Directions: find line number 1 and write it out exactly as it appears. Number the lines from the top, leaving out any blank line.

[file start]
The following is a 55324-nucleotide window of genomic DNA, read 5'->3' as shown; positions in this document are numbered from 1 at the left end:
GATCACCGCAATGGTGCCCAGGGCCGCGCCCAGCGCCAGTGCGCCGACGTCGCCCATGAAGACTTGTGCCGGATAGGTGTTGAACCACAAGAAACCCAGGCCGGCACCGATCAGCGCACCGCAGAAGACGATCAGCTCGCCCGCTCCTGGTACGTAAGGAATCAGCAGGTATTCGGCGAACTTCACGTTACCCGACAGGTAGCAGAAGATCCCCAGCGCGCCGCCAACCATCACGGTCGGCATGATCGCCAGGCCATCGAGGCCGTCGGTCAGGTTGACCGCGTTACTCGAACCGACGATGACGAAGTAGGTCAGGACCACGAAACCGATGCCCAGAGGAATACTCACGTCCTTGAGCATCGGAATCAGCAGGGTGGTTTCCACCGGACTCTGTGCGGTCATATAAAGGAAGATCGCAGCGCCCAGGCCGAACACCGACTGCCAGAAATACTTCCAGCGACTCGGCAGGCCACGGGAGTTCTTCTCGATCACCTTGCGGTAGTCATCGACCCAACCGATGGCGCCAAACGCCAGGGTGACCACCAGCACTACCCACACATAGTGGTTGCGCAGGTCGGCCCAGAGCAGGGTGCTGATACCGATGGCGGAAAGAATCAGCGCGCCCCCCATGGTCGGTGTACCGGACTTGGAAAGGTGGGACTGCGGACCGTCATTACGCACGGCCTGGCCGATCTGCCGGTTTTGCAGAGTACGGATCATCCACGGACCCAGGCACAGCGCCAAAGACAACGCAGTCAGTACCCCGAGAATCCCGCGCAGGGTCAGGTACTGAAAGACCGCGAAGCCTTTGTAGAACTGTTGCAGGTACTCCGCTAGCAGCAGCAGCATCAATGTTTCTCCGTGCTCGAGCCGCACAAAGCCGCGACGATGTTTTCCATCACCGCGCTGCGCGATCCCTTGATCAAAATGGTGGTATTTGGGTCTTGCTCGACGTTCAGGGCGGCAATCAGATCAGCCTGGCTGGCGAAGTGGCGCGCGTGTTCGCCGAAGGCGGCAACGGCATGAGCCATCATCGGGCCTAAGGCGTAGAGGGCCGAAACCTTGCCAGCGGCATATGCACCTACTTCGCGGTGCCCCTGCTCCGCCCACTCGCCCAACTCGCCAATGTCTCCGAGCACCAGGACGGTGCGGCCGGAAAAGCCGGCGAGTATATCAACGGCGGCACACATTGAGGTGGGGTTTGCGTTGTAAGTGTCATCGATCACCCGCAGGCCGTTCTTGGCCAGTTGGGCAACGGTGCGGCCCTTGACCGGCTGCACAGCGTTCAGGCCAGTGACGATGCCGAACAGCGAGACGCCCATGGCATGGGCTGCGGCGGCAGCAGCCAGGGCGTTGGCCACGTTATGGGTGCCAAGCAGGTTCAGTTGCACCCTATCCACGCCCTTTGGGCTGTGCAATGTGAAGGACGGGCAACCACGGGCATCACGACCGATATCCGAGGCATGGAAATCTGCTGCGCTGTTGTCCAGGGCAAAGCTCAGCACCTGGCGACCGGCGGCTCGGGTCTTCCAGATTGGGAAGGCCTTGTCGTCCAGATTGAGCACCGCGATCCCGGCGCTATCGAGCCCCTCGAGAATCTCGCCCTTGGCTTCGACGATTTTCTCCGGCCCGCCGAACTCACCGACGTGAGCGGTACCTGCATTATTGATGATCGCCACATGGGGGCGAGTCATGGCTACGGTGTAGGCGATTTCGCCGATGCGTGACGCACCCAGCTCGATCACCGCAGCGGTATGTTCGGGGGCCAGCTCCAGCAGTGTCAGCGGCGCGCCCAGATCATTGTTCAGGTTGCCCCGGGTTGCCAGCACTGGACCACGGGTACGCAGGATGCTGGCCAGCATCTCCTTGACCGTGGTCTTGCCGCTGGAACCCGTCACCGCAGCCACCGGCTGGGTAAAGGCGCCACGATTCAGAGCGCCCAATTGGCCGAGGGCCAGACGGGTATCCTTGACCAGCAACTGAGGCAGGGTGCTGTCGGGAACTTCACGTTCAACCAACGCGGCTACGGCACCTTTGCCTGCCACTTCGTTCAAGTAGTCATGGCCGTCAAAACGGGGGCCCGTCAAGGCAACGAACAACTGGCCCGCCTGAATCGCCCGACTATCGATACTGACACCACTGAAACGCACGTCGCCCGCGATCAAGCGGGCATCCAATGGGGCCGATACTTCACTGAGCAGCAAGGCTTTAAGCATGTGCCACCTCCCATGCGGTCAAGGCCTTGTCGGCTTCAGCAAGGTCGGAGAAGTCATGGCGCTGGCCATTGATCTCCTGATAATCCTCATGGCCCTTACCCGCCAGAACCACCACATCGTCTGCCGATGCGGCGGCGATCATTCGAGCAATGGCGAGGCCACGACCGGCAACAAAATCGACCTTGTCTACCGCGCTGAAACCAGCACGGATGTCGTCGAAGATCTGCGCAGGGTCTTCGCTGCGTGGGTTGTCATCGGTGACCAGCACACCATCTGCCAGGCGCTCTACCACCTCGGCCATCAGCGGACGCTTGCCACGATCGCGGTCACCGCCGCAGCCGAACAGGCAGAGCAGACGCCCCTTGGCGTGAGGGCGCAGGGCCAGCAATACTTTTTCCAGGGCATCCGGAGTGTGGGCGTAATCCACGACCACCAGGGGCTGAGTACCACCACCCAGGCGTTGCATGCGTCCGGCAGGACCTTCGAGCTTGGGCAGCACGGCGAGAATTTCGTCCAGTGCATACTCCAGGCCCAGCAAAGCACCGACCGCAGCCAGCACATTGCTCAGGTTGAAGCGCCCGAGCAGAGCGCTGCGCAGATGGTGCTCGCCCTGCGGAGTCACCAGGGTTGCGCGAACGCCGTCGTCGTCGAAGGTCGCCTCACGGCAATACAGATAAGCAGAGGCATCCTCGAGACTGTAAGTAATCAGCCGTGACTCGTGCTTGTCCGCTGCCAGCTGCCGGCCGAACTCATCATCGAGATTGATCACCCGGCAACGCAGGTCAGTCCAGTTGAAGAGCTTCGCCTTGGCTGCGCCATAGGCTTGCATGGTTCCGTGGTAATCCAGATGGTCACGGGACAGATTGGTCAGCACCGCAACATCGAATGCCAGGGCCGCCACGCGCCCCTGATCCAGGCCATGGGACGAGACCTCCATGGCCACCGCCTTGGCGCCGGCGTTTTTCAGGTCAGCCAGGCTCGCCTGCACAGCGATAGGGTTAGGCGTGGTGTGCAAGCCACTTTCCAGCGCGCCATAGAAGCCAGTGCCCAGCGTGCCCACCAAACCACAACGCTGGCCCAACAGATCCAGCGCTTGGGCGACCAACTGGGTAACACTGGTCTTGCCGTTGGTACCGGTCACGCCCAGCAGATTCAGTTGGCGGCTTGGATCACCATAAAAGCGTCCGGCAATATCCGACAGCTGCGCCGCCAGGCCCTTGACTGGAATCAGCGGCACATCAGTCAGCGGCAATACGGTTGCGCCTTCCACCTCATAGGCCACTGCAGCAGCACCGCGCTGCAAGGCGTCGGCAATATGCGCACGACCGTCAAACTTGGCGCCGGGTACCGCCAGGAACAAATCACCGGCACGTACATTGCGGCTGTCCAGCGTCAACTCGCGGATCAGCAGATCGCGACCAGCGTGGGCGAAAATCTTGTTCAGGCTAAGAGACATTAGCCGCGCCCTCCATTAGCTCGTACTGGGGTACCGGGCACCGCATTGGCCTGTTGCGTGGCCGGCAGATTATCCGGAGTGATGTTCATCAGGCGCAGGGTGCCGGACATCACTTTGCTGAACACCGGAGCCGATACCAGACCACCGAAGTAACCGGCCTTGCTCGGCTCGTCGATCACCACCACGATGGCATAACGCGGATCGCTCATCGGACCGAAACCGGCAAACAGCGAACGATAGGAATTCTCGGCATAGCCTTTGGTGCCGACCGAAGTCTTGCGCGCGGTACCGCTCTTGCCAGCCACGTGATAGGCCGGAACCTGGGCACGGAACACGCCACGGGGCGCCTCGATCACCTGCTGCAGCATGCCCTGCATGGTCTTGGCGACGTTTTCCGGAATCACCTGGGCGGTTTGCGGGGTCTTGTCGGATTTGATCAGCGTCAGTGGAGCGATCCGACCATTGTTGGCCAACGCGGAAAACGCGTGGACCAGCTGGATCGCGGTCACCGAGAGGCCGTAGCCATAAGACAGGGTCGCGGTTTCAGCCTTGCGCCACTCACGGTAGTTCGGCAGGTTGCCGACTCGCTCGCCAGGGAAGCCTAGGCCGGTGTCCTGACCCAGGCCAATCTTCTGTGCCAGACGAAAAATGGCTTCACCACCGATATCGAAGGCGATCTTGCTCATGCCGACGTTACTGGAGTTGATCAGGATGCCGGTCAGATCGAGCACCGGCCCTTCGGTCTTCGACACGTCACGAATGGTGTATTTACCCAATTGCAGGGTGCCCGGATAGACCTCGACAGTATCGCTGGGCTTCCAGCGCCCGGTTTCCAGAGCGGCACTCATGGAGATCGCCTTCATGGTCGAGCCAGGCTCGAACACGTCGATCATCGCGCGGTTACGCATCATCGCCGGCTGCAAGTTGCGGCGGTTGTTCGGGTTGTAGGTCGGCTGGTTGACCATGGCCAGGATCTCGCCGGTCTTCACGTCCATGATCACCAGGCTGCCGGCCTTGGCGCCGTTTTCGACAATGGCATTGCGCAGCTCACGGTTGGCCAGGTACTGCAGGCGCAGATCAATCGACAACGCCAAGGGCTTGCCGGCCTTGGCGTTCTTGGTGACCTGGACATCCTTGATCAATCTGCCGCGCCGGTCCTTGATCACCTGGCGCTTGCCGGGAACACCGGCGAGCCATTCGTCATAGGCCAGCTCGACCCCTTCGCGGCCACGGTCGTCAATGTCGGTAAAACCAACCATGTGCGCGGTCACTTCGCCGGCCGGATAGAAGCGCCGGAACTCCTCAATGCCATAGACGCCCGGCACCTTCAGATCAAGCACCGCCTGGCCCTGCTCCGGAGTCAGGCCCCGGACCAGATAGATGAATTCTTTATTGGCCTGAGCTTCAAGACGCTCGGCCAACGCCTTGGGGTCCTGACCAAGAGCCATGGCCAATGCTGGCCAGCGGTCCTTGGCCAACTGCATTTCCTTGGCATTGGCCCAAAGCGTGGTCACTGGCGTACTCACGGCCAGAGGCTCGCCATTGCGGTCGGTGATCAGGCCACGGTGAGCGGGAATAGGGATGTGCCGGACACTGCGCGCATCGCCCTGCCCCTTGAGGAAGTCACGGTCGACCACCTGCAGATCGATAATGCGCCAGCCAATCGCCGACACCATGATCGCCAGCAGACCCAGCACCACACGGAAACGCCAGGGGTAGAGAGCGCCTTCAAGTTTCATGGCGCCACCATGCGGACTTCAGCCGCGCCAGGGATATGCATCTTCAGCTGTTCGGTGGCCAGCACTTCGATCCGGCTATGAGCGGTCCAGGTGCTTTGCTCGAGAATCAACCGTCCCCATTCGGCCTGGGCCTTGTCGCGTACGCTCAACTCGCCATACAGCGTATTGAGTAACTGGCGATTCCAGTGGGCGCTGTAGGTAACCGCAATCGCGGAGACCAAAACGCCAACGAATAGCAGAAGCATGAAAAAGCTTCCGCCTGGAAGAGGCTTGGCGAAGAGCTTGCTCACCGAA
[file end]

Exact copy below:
The following is a 55324-nucleotide window of genomic DNA, read 5'->3' as shown; positions in this document are numbered from 1 at the left end: